For two weeks, union members, public employees and activists in Madison, Wis., have protested a bill pushed by Walker that would confine collective bargaining rights for public employees to wages only, require unions to hold annual votes on whether to maintain the union and limit unions' ability to collect member dues. The bill also would require state employees to pay half their pension costs and twice the health care costs they currently pay.
Activists and union members from both the private and public sectors rallied at the Wisconsin governor's office near the Capitol, carrying signs reading "Don't Slash the Middle Class" and "Union Busting Is Disgusting."
Asked why he attended the rally, Ben Butler, president of American Federation of Government Employees Local 2741, said, "One word: solidarity."
The issue is "not about the budget," J. David Cox, secretary-treasurer of AFGE, told Government Executive during the rally. "It's about denying workers a basic right" to collectively bargain.
Union leaders in Wisconsin have said they would be willing to negotiate with Walker on fiscal issues, but Walker rejected the proposed compromise.
Many attendees said they feared that measures like the one being debated in Wisconsin would be proposed across the country. "If Wisconsin goes, the rest will, too," said Sue Thomas, who works for AFGE's finance department and whose husband works at the National Gallery of Art in security.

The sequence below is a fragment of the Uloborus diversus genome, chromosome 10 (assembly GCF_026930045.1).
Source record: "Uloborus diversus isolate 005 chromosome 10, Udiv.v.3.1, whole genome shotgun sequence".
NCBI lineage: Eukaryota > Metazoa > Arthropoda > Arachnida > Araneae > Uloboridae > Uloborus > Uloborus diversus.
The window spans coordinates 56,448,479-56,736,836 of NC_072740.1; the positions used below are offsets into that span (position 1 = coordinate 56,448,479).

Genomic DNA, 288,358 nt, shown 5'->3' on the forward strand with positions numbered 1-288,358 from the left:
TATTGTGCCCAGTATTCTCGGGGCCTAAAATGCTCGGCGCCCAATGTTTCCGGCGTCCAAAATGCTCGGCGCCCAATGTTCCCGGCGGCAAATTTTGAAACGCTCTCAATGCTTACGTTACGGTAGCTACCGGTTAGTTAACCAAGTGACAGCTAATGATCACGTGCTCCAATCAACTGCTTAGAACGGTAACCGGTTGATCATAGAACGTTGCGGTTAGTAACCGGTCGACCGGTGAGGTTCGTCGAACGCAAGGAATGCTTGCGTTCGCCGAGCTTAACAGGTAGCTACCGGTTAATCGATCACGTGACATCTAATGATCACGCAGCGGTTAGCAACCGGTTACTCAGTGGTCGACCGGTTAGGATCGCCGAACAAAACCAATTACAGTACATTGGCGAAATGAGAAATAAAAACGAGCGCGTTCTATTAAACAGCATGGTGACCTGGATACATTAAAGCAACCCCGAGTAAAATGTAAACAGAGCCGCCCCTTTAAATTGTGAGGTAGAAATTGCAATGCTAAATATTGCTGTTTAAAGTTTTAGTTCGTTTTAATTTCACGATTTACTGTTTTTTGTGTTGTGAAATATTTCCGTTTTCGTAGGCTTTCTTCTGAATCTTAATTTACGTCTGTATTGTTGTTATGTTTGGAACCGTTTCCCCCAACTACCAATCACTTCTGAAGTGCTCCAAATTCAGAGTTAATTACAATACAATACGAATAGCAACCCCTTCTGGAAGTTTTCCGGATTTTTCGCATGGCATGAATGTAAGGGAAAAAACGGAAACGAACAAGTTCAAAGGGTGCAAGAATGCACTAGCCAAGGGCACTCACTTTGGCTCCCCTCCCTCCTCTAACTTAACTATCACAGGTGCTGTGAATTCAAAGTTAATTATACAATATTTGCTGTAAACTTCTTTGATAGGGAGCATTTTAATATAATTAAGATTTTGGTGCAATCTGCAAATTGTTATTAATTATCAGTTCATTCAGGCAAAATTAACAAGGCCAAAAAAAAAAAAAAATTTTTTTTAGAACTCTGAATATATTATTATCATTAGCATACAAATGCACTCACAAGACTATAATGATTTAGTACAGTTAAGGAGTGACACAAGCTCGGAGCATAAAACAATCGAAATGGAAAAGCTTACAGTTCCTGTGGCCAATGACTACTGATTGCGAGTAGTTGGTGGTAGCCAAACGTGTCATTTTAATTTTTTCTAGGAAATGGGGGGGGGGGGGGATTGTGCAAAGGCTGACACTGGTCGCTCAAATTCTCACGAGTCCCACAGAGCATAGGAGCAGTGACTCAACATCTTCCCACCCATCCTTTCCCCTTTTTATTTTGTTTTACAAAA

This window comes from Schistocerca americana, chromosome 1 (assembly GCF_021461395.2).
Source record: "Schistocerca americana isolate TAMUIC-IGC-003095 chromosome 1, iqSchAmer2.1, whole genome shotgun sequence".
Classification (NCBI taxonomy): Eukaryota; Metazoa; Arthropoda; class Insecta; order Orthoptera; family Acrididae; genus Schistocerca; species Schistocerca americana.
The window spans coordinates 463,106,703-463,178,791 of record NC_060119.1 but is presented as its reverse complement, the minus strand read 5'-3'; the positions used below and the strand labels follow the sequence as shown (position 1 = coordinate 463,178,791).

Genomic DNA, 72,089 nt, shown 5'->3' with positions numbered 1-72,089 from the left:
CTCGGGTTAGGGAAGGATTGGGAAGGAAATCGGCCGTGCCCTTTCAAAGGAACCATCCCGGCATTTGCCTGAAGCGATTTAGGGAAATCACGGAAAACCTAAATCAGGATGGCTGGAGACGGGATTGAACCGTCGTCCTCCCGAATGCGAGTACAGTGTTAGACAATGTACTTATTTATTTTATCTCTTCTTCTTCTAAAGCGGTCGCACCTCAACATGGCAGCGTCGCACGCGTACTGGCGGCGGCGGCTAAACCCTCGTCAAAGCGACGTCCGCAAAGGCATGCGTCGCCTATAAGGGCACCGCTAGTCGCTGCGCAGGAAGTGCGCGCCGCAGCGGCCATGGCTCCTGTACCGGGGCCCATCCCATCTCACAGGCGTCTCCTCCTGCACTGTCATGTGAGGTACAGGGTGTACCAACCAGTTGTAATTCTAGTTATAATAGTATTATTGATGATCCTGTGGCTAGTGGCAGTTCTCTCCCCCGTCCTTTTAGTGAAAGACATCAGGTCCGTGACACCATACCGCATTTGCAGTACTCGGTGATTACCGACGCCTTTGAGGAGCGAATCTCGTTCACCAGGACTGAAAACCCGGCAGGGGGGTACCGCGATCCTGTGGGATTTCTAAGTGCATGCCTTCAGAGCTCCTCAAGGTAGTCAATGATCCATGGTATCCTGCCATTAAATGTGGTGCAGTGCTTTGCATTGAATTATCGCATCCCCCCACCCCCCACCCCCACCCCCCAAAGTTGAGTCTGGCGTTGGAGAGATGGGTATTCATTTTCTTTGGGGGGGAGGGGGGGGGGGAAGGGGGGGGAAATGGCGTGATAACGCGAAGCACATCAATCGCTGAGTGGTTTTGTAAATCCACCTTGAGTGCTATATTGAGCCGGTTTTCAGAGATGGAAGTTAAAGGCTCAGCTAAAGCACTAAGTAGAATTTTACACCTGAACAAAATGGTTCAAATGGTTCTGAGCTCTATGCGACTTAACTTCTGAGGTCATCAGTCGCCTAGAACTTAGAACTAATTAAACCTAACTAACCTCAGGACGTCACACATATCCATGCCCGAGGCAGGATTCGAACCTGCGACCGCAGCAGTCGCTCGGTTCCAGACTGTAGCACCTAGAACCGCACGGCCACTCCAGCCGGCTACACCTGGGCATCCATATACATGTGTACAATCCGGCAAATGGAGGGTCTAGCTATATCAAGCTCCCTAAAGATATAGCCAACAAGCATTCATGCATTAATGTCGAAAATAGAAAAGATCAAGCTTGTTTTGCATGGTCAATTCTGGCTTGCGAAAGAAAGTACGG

Federal "workers are facing the same issues," said Tom Webb, a member of AFGE local 3615, in a view expressed by many federal workers at the rally.
Some federal employees on Wednesday also protested a potential government shutdown that could come when the current spending bill expires on March 4. Attendees at the rally carried signs reading, "No Union Busting, No Shutdown."
Saul Schniderman, a Library of Congress employee who is president of Council 26 of the American Federation of State, County and Municipal Employees, which represents a portion of federal employees, said the potential shutdown was a big concern for members of his guild, recounting the last federal government shutdown in 1995. It was "not a pretty picture," he said.
Ann Buchanan, a retired Census Bureau employee, said she feared a government shutdown this year would affect workers more, given the state of the economy. In contrast with the current uncertainty surrounding whether workers would be compensated for furloughed time retroactively, during the last shutdown "there was a sense that it would be resolved," Buchanan said. "Government employees -- who want to work -- would be shut out of their jobs." said Cox, adding he thinks Republicans are trying to "starve [agencies] of the resources that they need" to fulfill their missions with their proposed budget for the rest of fiscal 2011.
"It's about clean water, clean air, veterans' health care" and the other services government provides, Cox said.